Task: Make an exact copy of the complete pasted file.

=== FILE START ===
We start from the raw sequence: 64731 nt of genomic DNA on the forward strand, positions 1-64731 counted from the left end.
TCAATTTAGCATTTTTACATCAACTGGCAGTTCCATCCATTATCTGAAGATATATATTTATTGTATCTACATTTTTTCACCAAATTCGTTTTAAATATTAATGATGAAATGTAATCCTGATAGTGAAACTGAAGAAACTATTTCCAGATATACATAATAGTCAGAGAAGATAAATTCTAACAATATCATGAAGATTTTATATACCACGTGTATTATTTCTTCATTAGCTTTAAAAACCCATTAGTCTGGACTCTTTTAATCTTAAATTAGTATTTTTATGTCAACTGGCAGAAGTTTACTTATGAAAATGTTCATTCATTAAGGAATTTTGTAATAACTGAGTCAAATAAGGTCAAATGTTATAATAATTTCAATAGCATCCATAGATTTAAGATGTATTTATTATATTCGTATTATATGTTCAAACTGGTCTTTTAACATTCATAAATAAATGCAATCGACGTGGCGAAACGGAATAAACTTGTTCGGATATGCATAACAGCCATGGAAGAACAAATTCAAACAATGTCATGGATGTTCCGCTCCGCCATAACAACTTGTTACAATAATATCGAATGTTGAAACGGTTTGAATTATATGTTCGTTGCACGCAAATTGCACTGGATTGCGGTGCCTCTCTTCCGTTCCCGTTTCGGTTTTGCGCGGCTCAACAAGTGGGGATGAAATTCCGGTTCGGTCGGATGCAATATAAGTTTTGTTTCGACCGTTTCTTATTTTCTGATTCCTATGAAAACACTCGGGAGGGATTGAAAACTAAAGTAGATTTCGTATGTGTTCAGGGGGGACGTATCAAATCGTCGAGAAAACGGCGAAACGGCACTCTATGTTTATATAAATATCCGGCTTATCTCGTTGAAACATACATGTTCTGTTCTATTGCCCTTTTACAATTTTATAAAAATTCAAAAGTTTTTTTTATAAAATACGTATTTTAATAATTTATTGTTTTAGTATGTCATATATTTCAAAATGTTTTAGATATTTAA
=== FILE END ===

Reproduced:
We start from the raw sequence: 64731 nt of genomic DNA on the forward strand, positions 1-64731 counted from the left end.
TCAATTTAGCATTTTTACATCAACTGGCAGTTCCATCCATTATCTGAAGATATATATTTATTGTATCTACATTTTTTCACCAAATTCGTTTTAAATATTAATGATGAAATGTAATCCTGATAGTGAAACTGAAGAAACTATTTCCAGATATACATAATAGTCAGAGAAGATAAATTCTAACAATATCATGAAGATTTTATATACCACGTGTATTATTTCTTCATTAGCTTTAAAAACCCATTAGTCTGGACTCTTTTAATCTTAAATTAGTATTTTTATGTCAACTGGCAGAAGTTTACTTATGAAAATGTTCATTCATTAAGGAATTTTGTAATAACTGAGTCAAATAAGGTCAAATGTTATAATAATTTCAATAGCATCCATAGATTTAAGATGTATTTATTATATTCGTATTATATGTTCAAACTGGTCTTTTAACATTCATAAATAAATGCAATCGACGTGGCGAAACGGAATAAACTTGTTCGGATATGCATAACAGCCATGGAAGAACAAATTCAAACAATGTCATGGATGTTCCGCTCCGCCATAACAACTTGTTACAATAATATCGAATGTTGAAACGGTTTGAATTATATGTTCGTTGCACGCAAATTGCACTGGATTGCGGTGCCTCTCTTCCGTTCCCGTTTCGGTTTTGCGCGGCTCAACAAGTGGGGATGAAATTCCGGTTCGGTCGGATGCAATATAAGTTTTGTTTCGACCGTTTCTTATTTTCTGATTCCTATGAAAACACTCGGGAGGGATTGAAAACTAAAGTAGATTTCGTATGTGTTCAGGGGGGACGTATCAAATCGTCGAGAAAACGGCGAAACGGCACTCTATGTTTATATAAATATCCGGCTTATCTCGTTGAAACATACATGTTCTGTTCTATTGCCCTTTTACAATTTTATAAAAATTCAAAAGTTTTTTTTATAAAATACGTATTTTAATAATTTATTGTTTTAGTATGTCATATATTTCAAAATGTTTTAGATATTTAA